Strategy & Tactics

Nonviolent Defence: Robert Burrowes’ Approach

by Brian Martin

Dustwrapper art courtesy sunypress.edu

Military establishments spend a vast amount of effort preparing to resist or wage aggression. They have operational plans, for example to launch attacks on enemy troops or facilities. They make preparations to provide supplies of all sorts to their forces. They ensure that industry has the capacity to produce military and related goods. And they invest in powerful weapons systems to provide a technological edge. All this contributes to military strategy, commonly called “defence strategy.”

But defence can also be based on nonviolent means. Compared to military preparations and investments, the amount of effort devoted to nonviolent defence is almost nonexistent. There have been numerous nonviolent actions, to be sure, some of them quite spectacular, such as the Czechoslovak resistance to the 1968 Soviet invasion, the toppling of the Marcos dictatorship in the Philippines in 1986, the First Palestinian Intifada from 1987-1993 and the collapse of communist regimes in Eastern Europe in 1989. But these uses of nonviolence were largely spontaneous. Unlike military operations, most nonviolent action so far has involved relatively little planning of operations, logistics, social infrastructure and technology.

Perhaps this is only to be expected, given that the idea of nonviolent defence is fairly new. The first full-fledged expositions date from the late 1950s, and since then a small number of researchers have dealt with the topic. (1) But just as the practice of nonviolence receives little funding or support compared to the military, there have been few incentives for research into nonviolence, which has continued at a fairly low level.

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Why Nonviolent Campaigns, Not Protests, Succeed

by George Lakey

Banner art courtesy Peace & Justice Center; pjcvt.org

How do we figure out how to amplify our power and maximize the chance of winning victories? We can start by freeing up the energy devoted to one-off protests, rallies, and demonstrations. When I look back on the one-off protests I’ve joined over the years, I don’t remember a single one that changed anything. The really spectacular failure was the biggest protest in history, in February 2003. I joined millions of people around the world on the eve of George W. Bush’s war on Iraq. We did get a huge front-page headline in the New York Times, but Bush only needed to wait until we went home.

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The Political Objective and Strategic Goal of Nonviolent Actions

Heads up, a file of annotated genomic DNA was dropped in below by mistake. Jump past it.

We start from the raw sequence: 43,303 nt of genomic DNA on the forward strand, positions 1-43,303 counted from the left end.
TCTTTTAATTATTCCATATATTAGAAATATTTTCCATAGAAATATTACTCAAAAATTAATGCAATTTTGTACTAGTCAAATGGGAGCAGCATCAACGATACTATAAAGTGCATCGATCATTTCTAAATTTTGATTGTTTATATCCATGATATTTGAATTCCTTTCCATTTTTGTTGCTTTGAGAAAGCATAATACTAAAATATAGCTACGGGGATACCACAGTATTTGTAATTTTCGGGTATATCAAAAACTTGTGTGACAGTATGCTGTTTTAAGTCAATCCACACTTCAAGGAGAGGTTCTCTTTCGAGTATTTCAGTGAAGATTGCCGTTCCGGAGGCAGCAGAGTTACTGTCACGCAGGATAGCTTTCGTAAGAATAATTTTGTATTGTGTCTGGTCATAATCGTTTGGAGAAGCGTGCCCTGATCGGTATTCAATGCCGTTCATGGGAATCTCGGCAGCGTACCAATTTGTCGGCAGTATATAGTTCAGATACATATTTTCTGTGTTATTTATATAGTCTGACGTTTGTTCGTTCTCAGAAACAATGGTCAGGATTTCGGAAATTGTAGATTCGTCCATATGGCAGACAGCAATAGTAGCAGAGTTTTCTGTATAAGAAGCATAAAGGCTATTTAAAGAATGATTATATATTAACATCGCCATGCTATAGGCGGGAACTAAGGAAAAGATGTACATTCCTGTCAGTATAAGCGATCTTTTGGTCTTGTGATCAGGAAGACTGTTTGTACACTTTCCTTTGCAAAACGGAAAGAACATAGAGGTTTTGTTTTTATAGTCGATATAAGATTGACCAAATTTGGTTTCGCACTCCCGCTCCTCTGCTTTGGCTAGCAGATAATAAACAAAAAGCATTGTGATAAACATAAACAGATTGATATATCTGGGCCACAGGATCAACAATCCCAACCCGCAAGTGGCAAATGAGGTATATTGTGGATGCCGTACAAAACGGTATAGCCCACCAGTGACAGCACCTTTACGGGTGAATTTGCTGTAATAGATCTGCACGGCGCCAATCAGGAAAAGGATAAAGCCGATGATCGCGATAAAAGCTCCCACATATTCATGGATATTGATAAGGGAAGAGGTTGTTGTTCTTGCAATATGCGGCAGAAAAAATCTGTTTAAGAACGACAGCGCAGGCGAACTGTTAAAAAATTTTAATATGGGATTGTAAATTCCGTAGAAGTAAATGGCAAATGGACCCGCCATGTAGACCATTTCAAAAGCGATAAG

by Robert J. Burrowes

Poster art courtesy War Resisters League; warresisters.org

All nonviolent struggles are conducted simultaneously in the political and strategic spheres, and these spheres, which are distinct, interact throughout. I have discussed this at length elsewhere. (1) Despite this, only rarely have nonviolent struggles been conducted with a conscious awareness of this vitally important relationship. Gandhi’s campaigns were very effective partly because he understood the distinction and relationship between politics and strategy in nonviolent struggle. And the failure of many campaigns can be attributed, in part, to the fact that most activists do not.  To illustrate the distinction and the relationship between these two spheres, and to highlight their vital importance, this article discusses them within the simpler context of nonviolent actions.

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The Resurgence of Strategic Nonviolent Organizing in Palestine

by Jim Haber

Israel-Palestine peace poster, courtesy Centre for European Reform; cer.eu

A new project in the rural hills of the West Bank, called Sumud Freedom Camp, is the latest sign of a resurgence of strategic, nonviolent organizing in Palestine; it is creating strong bonds between Palestinians and Jewish activists from Israel and around the world.

I traveled to Palestine this May (2017) with a delegation organized by the Center for Jewish Nonviolence (CJNV), to help build the Sumud Camp (the name means steadfastness), following a call for assistance by Palestinian communities. Using the hashtag #WeAreSumud, the camp was organized by a unique coalition of Palestinians, Israelis, non-Israeli Jews, and international justice seekers standing in solidarity with the village of Sarura, in the South Hebron Hills of the occupied West Bank.

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How to Start a Nonviolent Direct Action Group to Make MLK Proud

by George Lakey

Martin Luther King poster courtesy fabiusmaximus.com

Some people feel inspired by Martin Luther King, Jr. to do service projects. But the U.S. civil rights movement that he led was not about days of service; it was about days of confrontational action. Think about the hundreds of action groups that sprang up in the North as well as the South, many winning campaigns against racial discrimination. They mobilized and radicalized people; that movement gave me my first experience of civil disobedience.